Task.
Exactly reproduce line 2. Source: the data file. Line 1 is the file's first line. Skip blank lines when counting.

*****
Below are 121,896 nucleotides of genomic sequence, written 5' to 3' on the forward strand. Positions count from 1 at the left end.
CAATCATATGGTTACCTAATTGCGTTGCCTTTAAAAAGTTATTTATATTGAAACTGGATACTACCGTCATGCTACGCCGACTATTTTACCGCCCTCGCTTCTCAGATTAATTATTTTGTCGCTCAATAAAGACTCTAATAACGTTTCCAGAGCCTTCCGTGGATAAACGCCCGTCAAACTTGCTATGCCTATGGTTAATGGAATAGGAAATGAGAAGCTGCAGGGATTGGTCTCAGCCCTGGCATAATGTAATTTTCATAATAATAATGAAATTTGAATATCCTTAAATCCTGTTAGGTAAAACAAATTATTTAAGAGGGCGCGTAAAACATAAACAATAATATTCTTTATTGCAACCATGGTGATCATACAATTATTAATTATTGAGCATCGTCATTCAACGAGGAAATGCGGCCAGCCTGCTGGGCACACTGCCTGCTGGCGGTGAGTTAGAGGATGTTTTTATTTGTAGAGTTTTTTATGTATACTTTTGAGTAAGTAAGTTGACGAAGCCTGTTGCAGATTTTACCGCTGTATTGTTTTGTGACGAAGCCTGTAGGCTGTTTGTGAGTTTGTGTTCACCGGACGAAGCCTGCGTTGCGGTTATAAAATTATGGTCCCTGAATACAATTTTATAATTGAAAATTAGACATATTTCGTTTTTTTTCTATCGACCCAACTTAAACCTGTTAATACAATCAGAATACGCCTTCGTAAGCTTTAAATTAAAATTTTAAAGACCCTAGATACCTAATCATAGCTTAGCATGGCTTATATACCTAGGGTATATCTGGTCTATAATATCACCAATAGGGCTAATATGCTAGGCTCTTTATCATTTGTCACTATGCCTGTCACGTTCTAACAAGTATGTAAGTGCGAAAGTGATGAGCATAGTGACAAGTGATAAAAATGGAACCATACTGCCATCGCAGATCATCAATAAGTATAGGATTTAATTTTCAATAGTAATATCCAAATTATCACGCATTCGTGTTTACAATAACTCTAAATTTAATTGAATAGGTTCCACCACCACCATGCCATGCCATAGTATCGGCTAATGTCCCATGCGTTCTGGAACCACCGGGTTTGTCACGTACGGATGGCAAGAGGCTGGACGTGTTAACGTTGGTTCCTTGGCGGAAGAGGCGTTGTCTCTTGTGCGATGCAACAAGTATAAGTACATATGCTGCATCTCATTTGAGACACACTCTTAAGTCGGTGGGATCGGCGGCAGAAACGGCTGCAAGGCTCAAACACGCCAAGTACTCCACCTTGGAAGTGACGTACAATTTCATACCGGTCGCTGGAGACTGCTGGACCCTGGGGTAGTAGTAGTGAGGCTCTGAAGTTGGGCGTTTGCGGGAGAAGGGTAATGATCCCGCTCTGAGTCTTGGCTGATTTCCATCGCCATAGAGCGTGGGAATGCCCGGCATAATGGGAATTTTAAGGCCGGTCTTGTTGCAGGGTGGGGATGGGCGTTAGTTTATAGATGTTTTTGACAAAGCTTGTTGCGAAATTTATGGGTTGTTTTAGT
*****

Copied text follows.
CAATCATATGGTTACCTAATTGCGTTGCCTTTAAAAAGTTATTTATATTGAAACTGGATACTACCGTCATGCTACGCCGACTATTTTACCGCCCTCGCTTCTCAGATTAATTATTTTGTCGCTCAATAAAGACTCTAATAACGTTTCCAGAGCCTTCCGTGGATAAACGCCCGTCAAACTTGCTATGCCTATGGTTAATGGAATAGGAAATGAGAAGCTGCAGGGATTGGTCTCAGCCCTGGCATAATGTAATTTTCATAATAATAATGAAATTTGAATATCCTTAAATCCTGTTAGGTAAAACAAATTATTTAAGAGGGCGCGTAAAACATAAACAATAATATTCTTTATTGCAACCATGGTGATCATACAATTATTAATTATTGAGCATCGTCATTCAACGAGGAAATGCGGCCAGCCTGCTGGGCACACTGCCTGCTGGCGGTGAGTTAGAGGATGTTTTTATTTGTAGAGTTTTTTATGTATACTTTTGAGTAAGTAAGTTGACGAAGCCTGTTGCAGATTTTACCGCTGTATTGTTTTGTGACGAAGCCTGTAGGCTGTTTGTGAGTTTGTGTTCACCGGACGAAGCCTGCGTTGCGGTTATAAAATTATGGTCCCTGAATACAATTTTATAATTGAAAATTAGACATATTTCGTTTTTTTTCTATCGACCCAACTTAAACCTGTTAATACAATCAGAATACGCCTTCGTAAGCTTTAAATTAAAATTTTAAAGACCCTAGATACCTAATCATAGCTTAGCATGGCTTATATACCTAGGGTATATCTGGTCTATAATATCACCAATAGGGCTAATATGCTAGGCTCTTTATCATTTGTCACTATGCCTGTCACGTTCTAACAAGTATGTAAGTGCGAAAGTGATGAGCATAGTGACAAGTGATAAAAATGGAACCATACTGCCATCGCAGATCATCAATAAGTATAGGATTTAATTTTCAATAGTAATATCCAAATTATCACGCATTCGTGTTTACAATAACTCTAAATTTAATTGAATAGGTTCCACCACCACCATGCCATGCCATAGTATCGGCTAATGTCCCATGCGTTCTGGAACCACCGGGTTTGTCACGTACGGATGGCAAGAGGCTGGACGTGTTAACGTTGGTTCCTTGGCGGAAGAGGCGTTGTCTCTTGTGCGATGCAACAAGTATAAGTACATATGCTGCATCTCATTTGAGACACACTCTTAAGTCGGTGGGATCGGCGGCAGAAACGGCTGCAAGGCTCAAACACGCCAAGTACTCCACCTTGGAAGTGACGTACAATTTCATACCGGTCGCTGGAGACTGCTGGACCCTGGGGTAGTAGTAGTGAGGCTCTGAAGTTGGGCGTTTGCGGGAGAAGGGTAATGATCCCGCTCTGAGTCTTGGCTGATTTCCATCGCCATAGAGCGTGGGAATGCCCGGCATAATGGGAATTTTAAGGCCGGTCTTGTTGCAGGGTGGGGATGGGCGTTAGTTTATAGATGTTTTTGACAAAGCTTGTTGCGAAATTTATGGGTTGTTTTAGT